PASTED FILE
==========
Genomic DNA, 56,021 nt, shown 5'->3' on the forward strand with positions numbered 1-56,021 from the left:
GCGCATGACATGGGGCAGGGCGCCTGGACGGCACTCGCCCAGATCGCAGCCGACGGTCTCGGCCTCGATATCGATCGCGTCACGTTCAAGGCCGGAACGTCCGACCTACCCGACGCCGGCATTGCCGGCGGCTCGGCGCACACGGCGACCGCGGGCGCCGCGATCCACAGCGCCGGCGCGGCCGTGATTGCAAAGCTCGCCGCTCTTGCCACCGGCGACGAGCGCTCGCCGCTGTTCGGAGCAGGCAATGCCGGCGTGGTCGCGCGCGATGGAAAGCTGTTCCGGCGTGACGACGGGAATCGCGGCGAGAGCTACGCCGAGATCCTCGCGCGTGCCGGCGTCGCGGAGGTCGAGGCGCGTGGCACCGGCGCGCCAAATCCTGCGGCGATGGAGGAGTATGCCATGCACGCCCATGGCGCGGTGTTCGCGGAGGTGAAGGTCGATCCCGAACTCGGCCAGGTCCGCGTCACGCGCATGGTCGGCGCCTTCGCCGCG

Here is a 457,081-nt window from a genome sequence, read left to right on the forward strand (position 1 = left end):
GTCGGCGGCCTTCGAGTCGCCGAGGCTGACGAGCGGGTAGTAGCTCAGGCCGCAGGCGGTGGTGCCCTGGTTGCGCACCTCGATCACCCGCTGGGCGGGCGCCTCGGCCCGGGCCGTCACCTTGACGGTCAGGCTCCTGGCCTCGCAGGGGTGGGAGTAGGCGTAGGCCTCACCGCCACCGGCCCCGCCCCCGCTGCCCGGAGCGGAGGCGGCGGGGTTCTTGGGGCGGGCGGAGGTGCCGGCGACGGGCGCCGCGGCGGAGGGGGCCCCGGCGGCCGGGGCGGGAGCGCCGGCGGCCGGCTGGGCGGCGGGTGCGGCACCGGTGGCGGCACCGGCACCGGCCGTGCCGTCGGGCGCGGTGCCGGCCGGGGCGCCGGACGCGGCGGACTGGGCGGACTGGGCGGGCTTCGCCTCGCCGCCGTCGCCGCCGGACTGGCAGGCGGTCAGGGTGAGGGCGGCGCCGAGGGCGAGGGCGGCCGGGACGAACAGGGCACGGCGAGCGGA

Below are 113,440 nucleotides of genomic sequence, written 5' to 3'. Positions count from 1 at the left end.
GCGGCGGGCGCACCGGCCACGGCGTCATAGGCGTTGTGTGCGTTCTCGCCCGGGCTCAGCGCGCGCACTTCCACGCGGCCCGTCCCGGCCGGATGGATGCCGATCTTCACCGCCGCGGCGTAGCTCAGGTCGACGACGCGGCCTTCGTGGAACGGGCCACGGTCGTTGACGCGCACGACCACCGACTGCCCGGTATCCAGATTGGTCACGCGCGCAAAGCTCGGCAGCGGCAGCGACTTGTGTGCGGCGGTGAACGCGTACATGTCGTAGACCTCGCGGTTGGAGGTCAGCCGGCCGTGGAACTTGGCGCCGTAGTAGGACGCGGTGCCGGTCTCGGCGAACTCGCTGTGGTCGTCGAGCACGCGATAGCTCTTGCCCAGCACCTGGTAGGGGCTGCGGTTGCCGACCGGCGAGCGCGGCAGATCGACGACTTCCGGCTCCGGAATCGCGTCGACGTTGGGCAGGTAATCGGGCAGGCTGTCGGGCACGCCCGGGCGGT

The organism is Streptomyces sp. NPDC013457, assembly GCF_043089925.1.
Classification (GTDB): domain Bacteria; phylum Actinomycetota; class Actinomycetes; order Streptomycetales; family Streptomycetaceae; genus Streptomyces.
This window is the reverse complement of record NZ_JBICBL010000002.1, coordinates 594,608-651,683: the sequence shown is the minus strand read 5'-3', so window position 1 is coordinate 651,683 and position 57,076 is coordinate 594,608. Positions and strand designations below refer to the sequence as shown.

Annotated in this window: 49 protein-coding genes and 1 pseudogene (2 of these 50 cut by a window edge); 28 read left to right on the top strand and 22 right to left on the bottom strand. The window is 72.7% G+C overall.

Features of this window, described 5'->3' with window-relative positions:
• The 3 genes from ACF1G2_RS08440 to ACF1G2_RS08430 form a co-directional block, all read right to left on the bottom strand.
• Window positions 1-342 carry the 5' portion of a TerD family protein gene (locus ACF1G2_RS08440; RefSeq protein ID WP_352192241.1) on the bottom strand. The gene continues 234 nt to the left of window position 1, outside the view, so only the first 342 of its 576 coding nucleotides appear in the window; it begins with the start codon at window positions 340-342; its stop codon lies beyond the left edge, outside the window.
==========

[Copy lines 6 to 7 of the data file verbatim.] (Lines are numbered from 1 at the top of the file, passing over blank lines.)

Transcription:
GCGGCGGGCGCACCGGCCACGGCGTCATAGGCGTTGTGTGCGTTCTCGCCCGGGCTCAGCGCGCGCACTTCCACGCGGCCCGTCCCGGCCGGATGGATGCCGATCTTCACCGCCGCGGCGTAGCTCAGGTCGACGACGCGGCCTTCGTGGAACGGGCCACGGTCGTTGACGCGCACGACCACCGACTGCCCGGTATCCAGATTGGTCACGCGCGCAAAGCTCGGCAGCGGCAGCGACTTGTGTGCGGCGGTGAACGCGTACATGTCGTAGACCTCGCGGTTGGAGGTCAGCCGGCCGTGGAACTTGGCGCCGTAGTAGGACGCGGTGCCGGTCTCGGCGAACTCGCTGTGGTCGTCGAGCACGCGATAGCTCTTGCCCAGCACCTGGTAGGGGCTGCGGTTGCCGACCGGCGAGCGCGGCAGATCGACGACTTCCGGCTCCGGAATCGCGTCGACGTTGGGCAGGTAATCGGGCAGGCTGTCGGGCACGCCCGGGCGGT

The organism is Streptomyces sp. NPDC013457, assembly GCF_043089925.1.